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Please use this identifier to cite or link to this item: http://hdl.handle.net/1807/19233

Title: On Small Mammal Sympatry in the Southeastern Amazon and Ecological Relationships with Brazil Nut Dispersal and Harvesting
Authors: Solorzano-Filho, Jorge Alberto
Advisor: Malcolm, Jay R.
Department: Forestry
Keywords: Small Mammals
Autoecology
Brazil nut
NTFPs
Seed Dispersal
Sympatry
Autoecology
Radio Telemetry
Muridae
Echimyidae
Spiny rat
Proechimys cuvieri
Proechimys goeldii
Proechimys roberti
Mesomys stimulax
Bertholletia excelsa
Lecythidaceae
Exclosures
Track plate
Live-trap
Issue Date: 3-Mar-2010
Abstract: The Amazon rainforest harbors the planet's highest biodiversity among terrestrial ecosystems; however, the biology and ecology of most of its species are unknown. Niche partitioning is considered a key factor allowing species co-existence, especially for morphological similar species such as spiny rats of the genus Proechimys. I examined the extent to which habitat differentiation, species body mass, and diet could explain the community composition of small mammals at a site in the southeastern Amazon. Moreover, I radio-tagged sympatric species of Proechimys spp. and Mesomys stimulax (an arboreal spiny rat) to obtain detailed autoecology information, including habitat use and use of space. I found support for niche partitioning among species and associated small mammal species with distinct successional phases of gap dynamics. I also observed among Proechimys spp. a typical polygynous organization: females appeared to be territorial against females of any species of their genus; but male territories overlapped with those of several females. Mesomys stimulax showed evidence of monogamy and possible sociality, although sample sizes were small. To identify the importance of small mammals as seed disperser of Brazil nut seeds, I conduct experiments using a combination of fluorescent powder, seed exclosures, and track plates in forests with and without Brazil nut groves, and in forests with and without Brazil nut harvesting. Among small mammals, only Proechimys spp. removed, dispersed, and preyed upon Brazil nut seeds. Proechimys spp. sometimes scatterhoarded these seeds, and hence have the potential to play a significant role in recruiting new Brazil nut trees. I also trapped small mammals and measured forest structures on the same sites used for the seed dispersal experiment, to determine the ecological effects of Brazil nut harvest on small mammal communities; however, my results showed little evidence of changes associated with the seed exploitation. My results highlight the importance of habitat heterogeneity in structuring small mammal communities, and indicate that forest management practices that alter habitats, such as partial logging, also can be expected to alter small mammal composition and diversity. Proechimys spp. have the potential to play an important role in the ecological restoration of intensive exploited Brazil nut groves.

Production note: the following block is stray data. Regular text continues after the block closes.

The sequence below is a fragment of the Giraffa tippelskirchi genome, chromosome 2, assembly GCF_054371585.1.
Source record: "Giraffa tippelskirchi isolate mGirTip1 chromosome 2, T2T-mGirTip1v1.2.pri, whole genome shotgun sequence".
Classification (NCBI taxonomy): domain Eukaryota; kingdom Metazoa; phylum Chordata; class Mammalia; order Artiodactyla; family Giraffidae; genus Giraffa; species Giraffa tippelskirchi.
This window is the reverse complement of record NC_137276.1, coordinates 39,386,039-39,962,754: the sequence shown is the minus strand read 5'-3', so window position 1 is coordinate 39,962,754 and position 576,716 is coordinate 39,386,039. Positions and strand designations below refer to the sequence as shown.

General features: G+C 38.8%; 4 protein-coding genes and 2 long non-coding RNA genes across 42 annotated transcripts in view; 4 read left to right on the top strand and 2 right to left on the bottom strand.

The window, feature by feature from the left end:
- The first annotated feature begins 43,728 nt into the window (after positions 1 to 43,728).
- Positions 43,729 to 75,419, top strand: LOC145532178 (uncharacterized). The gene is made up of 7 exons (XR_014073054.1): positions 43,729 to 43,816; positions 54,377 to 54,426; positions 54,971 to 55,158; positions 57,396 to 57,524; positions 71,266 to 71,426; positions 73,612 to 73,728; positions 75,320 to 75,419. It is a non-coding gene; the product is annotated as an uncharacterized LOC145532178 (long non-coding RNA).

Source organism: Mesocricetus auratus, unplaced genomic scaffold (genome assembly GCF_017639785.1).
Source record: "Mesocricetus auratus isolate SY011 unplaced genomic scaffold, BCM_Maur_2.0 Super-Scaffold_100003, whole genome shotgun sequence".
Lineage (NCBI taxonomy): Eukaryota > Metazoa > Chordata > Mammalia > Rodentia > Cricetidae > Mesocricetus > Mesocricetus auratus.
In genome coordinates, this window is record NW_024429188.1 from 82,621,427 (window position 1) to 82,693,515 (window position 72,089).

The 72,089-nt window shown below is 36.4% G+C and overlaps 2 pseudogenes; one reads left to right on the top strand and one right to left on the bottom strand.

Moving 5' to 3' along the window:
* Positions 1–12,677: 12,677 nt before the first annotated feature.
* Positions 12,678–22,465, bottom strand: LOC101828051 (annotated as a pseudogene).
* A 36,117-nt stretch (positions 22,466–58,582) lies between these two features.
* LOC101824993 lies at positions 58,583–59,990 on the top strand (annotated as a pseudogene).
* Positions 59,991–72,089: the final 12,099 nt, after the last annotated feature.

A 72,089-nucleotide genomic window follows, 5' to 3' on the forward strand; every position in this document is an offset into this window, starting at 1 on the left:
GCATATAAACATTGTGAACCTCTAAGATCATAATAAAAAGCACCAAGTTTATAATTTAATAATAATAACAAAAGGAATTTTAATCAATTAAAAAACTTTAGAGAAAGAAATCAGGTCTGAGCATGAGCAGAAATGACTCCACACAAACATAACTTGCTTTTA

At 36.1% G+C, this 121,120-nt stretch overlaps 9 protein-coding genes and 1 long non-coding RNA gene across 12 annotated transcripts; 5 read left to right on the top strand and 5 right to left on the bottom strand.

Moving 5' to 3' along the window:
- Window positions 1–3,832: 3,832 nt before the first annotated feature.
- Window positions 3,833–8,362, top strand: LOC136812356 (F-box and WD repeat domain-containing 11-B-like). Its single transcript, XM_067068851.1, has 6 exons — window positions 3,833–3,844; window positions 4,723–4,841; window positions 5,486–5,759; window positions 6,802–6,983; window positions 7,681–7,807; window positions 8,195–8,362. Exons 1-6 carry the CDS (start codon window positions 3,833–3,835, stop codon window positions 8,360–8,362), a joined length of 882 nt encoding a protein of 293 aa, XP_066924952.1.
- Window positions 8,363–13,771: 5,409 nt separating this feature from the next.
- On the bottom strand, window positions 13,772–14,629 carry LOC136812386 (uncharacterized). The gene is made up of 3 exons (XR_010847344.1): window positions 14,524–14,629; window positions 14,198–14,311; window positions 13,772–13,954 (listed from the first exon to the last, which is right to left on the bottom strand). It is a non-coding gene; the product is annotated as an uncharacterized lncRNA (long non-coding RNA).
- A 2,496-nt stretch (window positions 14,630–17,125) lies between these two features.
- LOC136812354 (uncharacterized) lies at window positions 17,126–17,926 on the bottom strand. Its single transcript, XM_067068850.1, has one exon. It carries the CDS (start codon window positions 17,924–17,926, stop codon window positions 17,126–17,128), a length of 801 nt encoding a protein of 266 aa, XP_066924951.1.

URI: http://hdl.handle.net/1807/19233
Appears in Collections:Doctoral
Faculty of Forestry - Doctoral theses

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